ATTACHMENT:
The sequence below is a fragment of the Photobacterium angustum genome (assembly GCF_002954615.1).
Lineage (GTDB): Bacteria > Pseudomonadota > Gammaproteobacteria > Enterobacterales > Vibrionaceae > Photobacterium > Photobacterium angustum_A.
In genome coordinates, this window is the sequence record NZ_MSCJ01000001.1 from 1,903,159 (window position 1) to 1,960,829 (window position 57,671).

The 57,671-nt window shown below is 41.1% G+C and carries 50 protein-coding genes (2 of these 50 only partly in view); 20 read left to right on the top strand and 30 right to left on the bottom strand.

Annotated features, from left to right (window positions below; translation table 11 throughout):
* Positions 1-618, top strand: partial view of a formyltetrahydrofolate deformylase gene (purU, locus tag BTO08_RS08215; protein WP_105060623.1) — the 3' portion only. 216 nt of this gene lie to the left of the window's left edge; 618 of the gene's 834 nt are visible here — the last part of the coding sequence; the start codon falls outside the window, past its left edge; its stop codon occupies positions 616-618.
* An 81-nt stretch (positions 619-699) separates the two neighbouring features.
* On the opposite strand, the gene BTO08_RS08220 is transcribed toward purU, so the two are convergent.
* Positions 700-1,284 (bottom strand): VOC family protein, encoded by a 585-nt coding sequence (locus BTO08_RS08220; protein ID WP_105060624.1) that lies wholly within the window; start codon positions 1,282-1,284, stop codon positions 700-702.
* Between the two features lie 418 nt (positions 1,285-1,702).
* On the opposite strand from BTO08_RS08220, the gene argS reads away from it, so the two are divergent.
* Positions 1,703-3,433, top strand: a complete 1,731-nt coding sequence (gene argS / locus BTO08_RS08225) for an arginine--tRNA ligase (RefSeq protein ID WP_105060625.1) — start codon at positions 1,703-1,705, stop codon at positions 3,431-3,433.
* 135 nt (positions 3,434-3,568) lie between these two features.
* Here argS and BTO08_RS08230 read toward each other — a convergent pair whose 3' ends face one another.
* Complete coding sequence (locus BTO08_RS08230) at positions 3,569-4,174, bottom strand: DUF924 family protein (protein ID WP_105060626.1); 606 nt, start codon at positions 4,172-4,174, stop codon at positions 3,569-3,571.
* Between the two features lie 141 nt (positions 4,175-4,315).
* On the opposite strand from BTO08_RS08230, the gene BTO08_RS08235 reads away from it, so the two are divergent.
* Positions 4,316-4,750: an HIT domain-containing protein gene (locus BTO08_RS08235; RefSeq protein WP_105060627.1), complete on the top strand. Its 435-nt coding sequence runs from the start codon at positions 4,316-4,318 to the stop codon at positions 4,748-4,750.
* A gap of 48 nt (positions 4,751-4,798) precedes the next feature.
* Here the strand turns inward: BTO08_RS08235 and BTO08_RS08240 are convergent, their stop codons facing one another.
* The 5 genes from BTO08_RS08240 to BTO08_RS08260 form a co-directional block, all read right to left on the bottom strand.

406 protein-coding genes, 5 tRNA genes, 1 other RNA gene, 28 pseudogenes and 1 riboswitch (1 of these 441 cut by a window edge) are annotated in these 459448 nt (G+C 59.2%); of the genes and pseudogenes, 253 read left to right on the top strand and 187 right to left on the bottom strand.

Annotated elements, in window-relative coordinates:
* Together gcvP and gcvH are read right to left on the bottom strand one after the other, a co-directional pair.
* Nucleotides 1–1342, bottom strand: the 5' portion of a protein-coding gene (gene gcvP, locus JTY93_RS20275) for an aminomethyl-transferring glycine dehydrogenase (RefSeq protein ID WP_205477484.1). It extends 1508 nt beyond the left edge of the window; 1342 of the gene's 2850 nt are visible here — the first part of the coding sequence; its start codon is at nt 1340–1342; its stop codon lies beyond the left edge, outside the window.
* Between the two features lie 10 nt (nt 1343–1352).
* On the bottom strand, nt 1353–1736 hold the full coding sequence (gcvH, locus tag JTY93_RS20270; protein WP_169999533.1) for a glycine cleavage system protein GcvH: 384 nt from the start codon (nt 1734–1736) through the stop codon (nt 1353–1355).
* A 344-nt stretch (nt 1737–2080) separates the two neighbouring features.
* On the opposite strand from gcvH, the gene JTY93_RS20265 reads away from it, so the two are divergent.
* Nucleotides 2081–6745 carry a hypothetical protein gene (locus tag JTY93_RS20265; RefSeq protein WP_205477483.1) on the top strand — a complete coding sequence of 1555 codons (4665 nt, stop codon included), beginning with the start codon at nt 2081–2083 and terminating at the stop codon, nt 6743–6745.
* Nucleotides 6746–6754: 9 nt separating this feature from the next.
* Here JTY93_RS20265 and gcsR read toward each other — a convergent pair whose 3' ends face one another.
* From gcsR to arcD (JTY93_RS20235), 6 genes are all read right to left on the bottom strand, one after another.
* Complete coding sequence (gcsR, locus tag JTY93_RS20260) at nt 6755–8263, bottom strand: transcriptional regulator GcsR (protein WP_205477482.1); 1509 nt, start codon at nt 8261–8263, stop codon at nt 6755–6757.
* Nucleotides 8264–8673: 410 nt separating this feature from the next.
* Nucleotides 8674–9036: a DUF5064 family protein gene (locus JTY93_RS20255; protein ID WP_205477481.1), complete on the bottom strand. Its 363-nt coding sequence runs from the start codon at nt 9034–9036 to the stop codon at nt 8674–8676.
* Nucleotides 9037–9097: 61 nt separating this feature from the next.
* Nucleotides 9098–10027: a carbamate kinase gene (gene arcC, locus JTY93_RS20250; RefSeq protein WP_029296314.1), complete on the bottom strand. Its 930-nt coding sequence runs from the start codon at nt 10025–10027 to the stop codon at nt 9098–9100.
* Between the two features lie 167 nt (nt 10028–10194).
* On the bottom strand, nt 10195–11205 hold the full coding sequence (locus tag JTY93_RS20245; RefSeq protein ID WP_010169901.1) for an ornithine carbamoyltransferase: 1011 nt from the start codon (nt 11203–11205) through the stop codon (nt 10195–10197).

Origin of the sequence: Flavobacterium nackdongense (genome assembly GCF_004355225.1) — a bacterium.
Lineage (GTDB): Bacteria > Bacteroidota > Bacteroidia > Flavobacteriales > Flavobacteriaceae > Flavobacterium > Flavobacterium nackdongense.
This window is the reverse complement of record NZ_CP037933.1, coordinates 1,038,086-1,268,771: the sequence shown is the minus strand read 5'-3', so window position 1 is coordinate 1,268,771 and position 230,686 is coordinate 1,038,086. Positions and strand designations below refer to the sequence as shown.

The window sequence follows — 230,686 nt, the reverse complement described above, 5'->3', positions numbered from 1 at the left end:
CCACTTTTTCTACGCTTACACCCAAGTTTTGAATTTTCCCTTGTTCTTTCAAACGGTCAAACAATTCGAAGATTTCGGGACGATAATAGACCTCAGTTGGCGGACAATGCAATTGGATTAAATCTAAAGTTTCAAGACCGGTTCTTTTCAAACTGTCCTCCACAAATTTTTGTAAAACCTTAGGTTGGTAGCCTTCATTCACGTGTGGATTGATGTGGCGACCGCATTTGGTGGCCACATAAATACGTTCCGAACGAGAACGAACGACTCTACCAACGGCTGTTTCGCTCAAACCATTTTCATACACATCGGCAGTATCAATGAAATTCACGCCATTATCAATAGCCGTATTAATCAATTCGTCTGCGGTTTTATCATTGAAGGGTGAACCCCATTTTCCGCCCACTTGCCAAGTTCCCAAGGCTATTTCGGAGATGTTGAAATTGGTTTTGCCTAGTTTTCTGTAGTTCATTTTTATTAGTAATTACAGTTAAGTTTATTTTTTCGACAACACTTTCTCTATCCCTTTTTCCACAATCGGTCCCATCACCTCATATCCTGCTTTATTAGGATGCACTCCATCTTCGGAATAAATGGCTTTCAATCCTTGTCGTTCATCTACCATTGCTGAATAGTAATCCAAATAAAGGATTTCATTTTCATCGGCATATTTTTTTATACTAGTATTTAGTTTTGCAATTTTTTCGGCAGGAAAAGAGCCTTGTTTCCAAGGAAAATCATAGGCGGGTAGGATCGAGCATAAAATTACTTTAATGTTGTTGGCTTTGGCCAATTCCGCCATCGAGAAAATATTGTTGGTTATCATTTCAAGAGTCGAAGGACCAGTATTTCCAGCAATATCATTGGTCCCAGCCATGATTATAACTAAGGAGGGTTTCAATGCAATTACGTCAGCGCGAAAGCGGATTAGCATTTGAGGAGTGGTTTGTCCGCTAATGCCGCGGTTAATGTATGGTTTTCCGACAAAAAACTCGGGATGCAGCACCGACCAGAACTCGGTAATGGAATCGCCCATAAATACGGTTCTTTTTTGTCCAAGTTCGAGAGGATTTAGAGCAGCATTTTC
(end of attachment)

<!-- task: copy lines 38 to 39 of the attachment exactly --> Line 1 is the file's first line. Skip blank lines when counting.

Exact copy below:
* Nucleotides 9098–10027: a carbamate kinase gene (gene arcC, locus JTY93_RS20250; RefSeq protein WP_029296314.1), complete on the bottom strand. Its 930-nt coding sequence runs from the start codon at nt 10025–10027 to the stop codon at nt 9098–9100.
* Between the two features lie 167 nt (nt 10028–10194).